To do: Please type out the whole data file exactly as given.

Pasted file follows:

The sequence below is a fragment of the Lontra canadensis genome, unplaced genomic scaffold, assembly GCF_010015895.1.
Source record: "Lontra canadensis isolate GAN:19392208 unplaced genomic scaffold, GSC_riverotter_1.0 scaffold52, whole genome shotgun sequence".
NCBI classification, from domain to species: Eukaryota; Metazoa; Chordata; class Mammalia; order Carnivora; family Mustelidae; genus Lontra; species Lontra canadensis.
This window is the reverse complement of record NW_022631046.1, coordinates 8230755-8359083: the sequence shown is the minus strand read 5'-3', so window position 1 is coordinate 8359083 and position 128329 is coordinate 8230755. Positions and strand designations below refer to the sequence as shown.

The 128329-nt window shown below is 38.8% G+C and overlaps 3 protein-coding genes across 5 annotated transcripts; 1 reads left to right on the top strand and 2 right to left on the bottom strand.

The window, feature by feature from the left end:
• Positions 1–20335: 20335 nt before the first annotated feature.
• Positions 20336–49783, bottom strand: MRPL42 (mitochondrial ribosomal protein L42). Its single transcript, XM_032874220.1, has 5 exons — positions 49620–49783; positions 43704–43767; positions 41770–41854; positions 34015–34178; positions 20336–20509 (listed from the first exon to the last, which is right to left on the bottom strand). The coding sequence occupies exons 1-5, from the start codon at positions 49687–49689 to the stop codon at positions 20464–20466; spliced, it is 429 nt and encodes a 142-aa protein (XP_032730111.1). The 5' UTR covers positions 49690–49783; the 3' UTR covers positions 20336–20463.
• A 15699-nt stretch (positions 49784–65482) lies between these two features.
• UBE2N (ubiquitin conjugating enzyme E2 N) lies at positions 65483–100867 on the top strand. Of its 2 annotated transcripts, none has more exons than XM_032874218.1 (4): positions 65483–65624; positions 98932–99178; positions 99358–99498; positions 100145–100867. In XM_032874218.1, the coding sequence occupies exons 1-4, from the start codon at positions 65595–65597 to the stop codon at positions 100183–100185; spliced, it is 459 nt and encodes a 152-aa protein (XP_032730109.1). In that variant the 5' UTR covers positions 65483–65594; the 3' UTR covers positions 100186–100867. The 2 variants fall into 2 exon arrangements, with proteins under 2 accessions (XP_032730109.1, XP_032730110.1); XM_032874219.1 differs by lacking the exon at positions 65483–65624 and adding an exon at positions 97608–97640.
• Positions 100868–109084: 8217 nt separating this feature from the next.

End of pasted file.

The sequence below is a fragment of the Lontra canadensis genome, unplaced genomic scaffold, assembly GCF_010015895.1.
Source record: "Lontra canadensis isolate GAN:19392208 unplaced genomic scaffold, GSC_riverotter_1.0 scaffold52, whole genome shotgun sequence".
NCBI classification, from domain to species: Eukaryota; Metazoa; Chordata; class Mammalia; order Carnivora; family Mustelidae; genus Lontra; species Lontra canadensis.
This window is the reverse complement of record NW_022631046.1, coordinates 8230755-8359083: the sequence shown is the minus strand read 5'-3', so window position 1 is coordinate 8359083 and position 128329 is coordinate 8230755. Positions and strand designations below refer to the sequence as shown.

The 128329-nt window shown below is 38.8% G+C and overlaps 3 protein-coding genes across 5 annotated transcripts; 1 reads left to right on the top strand and 2 right to left on the bottom strand.

The window, feature by feature from the left end:
• Positions 1–20335: 20335 nt before the first annotated feature.
• Positions 20336–49783, bottom strand: MRPL42 (mitochondrial ribosomal protein L42). Its single transcript, XM_032874220.1, has 5 exons — positions 49620–49783; positions 43704–43767; positions 41770–41854; positions 34015–34178; positions 20336–20509 (listed from the first exon to the last, which is right to left on the bottom strand). The coding sequence occupies exons 1-5, from the start codon at positions 49687–49689 to the stop codon at positions 20464–20466; spliced, it is 429 nt and encodes a 142-aa protein (XP_032730111.1). The 5' UTR covers positions 49690–49783; the 3' UTR covers positions 20336–20463.
• A 15699-nt stretch (positions 49784–65482) lies between these two features.
• UBE2N (ubiquitin conjugating enzyme E2 N) lies at positions 65483–100867 on the top strand. Of its 2 annotated transcripts, none has more exons than XM_032874218.1 (4): positions 65483–65624; positions 98932–99178; positions 99358–99498; positions 100145–100867. In XM_032874218.1, the coding sequence occupies exons 1-4, from the start codon at positions 65595–65597 to the stop codon at positions 100183–100185; spliced, it is 459 nt and encodes a 152-aa protein (XP_032730109.1). In that variant the 5' UTR covers positions 65483–65594; the 3' UTR covers positions 100186–100867. The 2 variants fall into 2 exon arrangements, with proteins under 2 accessions (XP_032730109.1, XP_032730110.1); XM_032874219.1 differs by lacking the exon at positions 65483–65624 and adding an exon at positions 97608–97640.
• Positions 100868–109084: 8217 nt separating this feature from the next.